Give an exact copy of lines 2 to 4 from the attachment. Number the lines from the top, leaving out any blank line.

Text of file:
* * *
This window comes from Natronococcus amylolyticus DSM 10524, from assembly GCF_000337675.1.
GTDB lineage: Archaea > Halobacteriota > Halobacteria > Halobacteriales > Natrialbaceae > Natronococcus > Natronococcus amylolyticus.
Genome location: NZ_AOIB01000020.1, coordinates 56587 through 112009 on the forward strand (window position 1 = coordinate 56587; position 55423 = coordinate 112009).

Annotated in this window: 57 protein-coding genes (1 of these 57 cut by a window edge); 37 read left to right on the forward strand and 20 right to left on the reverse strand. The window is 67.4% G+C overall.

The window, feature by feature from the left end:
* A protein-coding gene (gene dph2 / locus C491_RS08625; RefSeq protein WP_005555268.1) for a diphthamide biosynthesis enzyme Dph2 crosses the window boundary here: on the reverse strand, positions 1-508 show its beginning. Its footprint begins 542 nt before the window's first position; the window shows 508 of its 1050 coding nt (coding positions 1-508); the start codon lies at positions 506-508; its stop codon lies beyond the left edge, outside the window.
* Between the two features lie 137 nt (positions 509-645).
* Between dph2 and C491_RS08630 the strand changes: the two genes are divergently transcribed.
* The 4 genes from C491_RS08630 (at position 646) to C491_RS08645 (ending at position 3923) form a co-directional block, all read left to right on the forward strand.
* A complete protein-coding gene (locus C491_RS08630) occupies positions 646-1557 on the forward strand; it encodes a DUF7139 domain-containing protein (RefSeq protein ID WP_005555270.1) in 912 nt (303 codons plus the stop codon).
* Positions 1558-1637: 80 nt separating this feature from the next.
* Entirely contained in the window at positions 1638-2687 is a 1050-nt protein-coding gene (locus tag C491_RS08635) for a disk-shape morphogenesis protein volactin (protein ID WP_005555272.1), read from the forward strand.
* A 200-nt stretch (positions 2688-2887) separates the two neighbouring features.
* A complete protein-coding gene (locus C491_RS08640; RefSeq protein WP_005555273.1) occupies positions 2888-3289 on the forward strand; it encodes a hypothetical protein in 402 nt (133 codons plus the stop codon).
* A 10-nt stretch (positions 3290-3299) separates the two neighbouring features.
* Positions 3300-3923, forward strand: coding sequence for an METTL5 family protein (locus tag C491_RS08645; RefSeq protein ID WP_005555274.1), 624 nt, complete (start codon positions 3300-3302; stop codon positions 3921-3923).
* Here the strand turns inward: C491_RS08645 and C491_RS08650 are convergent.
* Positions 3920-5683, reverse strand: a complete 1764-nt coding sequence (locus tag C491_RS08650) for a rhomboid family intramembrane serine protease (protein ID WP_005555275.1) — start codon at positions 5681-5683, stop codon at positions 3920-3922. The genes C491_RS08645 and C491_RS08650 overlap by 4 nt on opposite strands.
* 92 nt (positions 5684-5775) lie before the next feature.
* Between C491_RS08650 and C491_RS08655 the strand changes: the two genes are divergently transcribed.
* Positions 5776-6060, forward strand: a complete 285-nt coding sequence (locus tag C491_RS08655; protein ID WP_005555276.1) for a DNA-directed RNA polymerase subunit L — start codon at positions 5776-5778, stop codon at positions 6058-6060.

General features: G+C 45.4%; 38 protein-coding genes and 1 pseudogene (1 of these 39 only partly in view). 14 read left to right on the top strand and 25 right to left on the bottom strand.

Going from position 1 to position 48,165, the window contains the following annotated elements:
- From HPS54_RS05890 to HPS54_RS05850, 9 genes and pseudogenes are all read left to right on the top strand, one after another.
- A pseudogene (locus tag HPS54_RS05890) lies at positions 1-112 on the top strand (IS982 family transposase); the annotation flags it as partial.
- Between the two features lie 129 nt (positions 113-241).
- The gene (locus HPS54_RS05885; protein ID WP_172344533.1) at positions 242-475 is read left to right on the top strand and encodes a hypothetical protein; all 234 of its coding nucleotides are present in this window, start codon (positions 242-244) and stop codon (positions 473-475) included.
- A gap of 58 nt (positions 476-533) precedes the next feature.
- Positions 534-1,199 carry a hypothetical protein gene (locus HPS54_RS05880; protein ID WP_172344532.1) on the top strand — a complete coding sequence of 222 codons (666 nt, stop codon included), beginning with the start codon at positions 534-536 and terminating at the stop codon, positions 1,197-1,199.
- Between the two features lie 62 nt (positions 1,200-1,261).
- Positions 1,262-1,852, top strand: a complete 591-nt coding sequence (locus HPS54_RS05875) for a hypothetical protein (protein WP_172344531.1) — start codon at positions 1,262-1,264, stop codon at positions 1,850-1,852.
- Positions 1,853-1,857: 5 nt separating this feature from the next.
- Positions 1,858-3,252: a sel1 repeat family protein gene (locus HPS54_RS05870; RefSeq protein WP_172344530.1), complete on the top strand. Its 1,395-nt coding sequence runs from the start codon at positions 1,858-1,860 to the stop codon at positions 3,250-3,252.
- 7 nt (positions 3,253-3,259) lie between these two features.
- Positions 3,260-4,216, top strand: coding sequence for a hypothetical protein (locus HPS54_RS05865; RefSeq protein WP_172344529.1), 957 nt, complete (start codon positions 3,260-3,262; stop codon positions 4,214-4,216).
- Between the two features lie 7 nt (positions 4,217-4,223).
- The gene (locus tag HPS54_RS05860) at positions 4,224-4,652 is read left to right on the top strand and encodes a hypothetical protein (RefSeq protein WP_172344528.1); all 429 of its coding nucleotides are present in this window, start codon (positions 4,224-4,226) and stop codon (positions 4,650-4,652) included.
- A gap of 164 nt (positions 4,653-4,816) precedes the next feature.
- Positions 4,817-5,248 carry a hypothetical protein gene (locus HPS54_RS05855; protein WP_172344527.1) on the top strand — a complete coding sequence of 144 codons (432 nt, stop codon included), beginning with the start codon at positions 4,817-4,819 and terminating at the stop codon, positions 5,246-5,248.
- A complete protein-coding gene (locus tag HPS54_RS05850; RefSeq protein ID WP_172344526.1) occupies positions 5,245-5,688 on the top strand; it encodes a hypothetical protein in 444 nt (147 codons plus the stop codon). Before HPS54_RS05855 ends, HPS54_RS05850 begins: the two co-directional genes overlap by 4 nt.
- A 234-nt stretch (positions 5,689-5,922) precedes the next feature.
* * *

GTDB lineage: Archaea > Halobacteriota > Halobacteria > Halobacteriales > Natrialbaceae > Natronococcus > Natronococcus amylolyticus.
Genome location: NZ_AOIB01000020.1, coordinates 56587 through 112009 on the forward strand (window position 1 = coordinate 56587; position 55423 = coordinate 112009).

Annotated in this window: 57 protein-coding genes (1 of these 57 cut by a window edge); 37 read left to right on the forward strand and 20 right to left on the reverse strand. The window is 67.4% G+C overall.